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The touchscreen is primarily used outside of workout mode, such as interacting with the widgets. But it can be used to move the map around, which is actually a pretty handy use for it. Meanwhile, the dial is largely used for scrolling up and down, but also zooming in on the map.

I’ve long found the dial on COROS’s wearables unnecessary and annoying, especially during harder workouts when you’re trying to get to specific data pages, the last thing I want to deal with is a finicky digital crown. I know COROS sees value in it, but their dial is universally panned by reviewers (myself included). That said, I will offer that it is finally somewhat handy to zoom on the map with. Though, not enough that I wouldn’t do with an extra real button or two, like most sports watches.

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The bands connect using a quick release system, virtually identical in design to that of Garmin’s QuickFit system, allowing you to swap the bands out as you see fit:

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On the back of the watch you’ll find the charging port and optical heart rate sensor. The heart rate sensor is the set of LED’s and optical sensors that measure your heart rate, blood oxygen levels, and also newly, ECG data.

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Speaking of which, now is as good a time as any to talk about that ECG. This is an area that COROS has somewhat walked around carefully. It’s called out as a feature in the COROS Reviewers Guide, as well as in their launch video:

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And naturally, COROS is hoping reviewers talk about it. However, you’ll also notice there’s no mention of it in their official formal press release. And that’s likely because it’s not real.  Or at least, it’s not there. The underlying tech for ECG is likely very well in the watch, and in fact, if you open up the controls menu and go to the now renamed ‘HRV Test’ you’ll see the ECG feature:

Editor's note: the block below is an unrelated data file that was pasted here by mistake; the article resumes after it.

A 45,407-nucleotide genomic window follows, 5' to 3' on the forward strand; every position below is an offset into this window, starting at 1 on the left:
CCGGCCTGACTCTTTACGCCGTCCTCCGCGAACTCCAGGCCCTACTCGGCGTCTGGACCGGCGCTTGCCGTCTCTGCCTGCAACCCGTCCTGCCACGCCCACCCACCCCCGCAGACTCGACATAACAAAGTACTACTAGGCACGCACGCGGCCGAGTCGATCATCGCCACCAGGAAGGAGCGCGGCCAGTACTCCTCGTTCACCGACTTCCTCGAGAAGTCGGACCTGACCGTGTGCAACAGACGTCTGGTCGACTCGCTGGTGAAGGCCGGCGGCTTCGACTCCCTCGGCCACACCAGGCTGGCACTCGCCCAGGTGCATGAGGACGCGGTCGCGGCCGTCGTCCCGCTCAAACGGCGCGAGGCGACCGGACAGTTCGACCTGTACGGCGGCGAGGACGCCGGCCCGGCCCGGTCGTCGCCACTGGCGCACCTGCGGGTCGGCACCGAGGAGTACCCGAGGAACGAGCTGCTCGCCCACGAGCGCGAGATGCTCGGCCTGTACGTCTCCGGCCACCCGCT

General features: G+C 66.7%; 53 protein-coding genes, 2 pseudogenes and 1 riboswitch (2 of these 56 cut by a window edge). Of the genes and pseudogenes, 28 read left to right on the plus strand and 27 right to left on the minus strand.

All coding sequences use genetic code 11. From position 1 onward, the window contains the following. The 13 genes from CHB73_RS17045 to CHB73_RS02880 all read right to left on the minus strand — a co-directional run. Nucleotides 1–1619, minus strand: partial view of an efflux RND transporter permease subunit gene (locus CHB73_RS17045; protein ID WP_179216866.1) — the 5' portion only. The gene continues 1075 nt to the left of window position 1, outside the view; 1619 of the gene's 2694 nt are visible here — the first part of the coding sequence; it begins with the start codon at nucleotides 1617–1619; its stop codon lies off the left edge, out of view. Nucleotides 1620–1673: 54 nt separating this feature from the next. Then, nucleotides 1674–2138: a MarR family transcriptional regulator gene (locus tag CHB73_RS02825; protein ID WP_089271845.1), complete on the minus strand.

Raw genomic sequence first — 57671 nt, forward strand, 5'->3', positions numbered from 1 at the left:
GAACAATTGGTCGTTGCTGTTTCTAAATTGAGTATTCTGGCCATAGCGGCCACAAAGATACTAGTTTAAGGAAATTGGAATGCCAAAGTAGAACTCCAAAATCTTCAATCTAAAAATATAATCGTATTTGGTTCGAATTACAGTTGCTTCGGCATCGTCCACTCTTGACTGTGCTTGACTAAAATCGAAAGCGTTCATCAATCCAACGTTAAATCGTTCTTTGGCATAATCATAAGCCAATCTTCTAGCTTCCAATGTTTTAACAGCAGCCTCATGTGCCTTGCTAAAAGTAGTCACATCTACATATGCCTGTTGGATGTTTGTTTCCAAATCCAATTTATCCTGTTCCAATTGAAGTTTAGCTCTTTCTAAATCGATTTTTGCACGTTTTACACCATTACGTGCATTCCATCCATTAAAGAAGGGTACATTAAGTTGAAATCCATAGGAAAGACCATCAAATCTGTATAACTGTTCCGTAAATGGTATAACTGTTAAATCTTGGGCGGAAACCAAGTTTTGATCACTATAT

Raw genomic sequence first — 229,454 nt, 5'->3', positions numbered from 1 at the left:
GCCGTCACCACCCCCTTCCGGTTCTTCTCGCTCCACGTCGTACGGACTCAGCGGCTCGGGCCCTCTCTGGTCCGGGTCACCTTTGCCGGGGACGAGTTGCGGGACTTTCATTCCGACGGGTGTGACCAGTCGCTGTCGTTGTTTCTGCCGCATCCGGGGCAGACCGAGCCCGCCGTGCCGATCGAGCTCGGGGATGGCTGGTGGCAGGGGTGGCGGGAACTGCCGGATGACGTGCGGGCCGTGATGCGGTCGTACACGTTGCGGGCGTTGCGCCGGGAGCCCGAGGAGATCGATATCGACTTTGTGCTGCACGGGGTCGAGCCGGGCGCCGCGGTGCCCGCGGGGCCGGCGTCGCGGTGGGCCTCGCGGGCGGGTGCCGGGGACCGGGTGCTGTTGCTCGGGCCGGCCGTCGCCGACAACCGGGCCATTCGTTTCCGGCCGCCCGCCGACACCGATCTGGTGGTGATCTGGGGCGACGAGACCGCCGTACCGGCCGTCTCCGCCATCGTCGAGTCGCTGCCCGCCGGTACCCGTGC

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You’ll start it by placing your opposite hand on the bezel, just like on an Apple Watch or Samsung Watch.

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And then it’ll start the ECG:

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It’ll do this for 60 seconds, even providing a nice little thumping feeling, mimicking your heart pumping. Except, at the end of the test, you don’t get ECG results to your watch or app like you would on other devices. That’s because COROS says they aren’t certified as a medical device (the entire point of ECG), and thus there’s no data except that pretty moving screen saver of a graph during the data (that you can’t save).

Instead, at the end, you’re given an HRV value. There’s of course zero need for you to hold the bezel for this type of data, so this is mostly just a last minute pivot likely to avoid regulatory issues.

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Now, the HRV value does show up on your app after the fact, and you can trend it over time if you’d like. The value is scaled from 0-100, with small snippets of text that accompany a few ranges within that. Here’s the official scale, from the COROS reviewer guide:

81-100: Superior, relaxed
51-80: High, under minor physical or mental pressure
21-50: Medium, under medium physical or mental pressure
1-20: Low, under significant physical or mental pressure

Ultimately, I suspect we’ll never know if COROS’s ECG feature is accurate, as I suspect they won’t spend the time or money to have it certified by all the required regulatory bodies. And since it doesn’t save any data, we can’t even compare it anyway. I guess I find this type of thing frustrating because I know full well they hope reviewers and magazines simply list off ECG and call it done. When in reality, that simply doesn’t exist in the product, even if the underlying hardware is capable of it.

Oh, and the HRV data is plottable in the COROS smartphone app:

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In any case, moving back to the watch face, you’ve got watch faces you can choose from on the watch, as well as others you can load from the smartphone app.

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If you scroll down from the watch face using the digital crown, you’ll find all the new widget glances. These copy Garmin’s Widget Glances feature, which basically consolidates a widget’s data from being full screen, to instead taking up about 1/3rd the space. And to be fair, I’d argue this was probably my favorite new feature on the Garmin Fenix 6 when it came out, so I can see why COROS would want to duplicate it. Flattery and all that.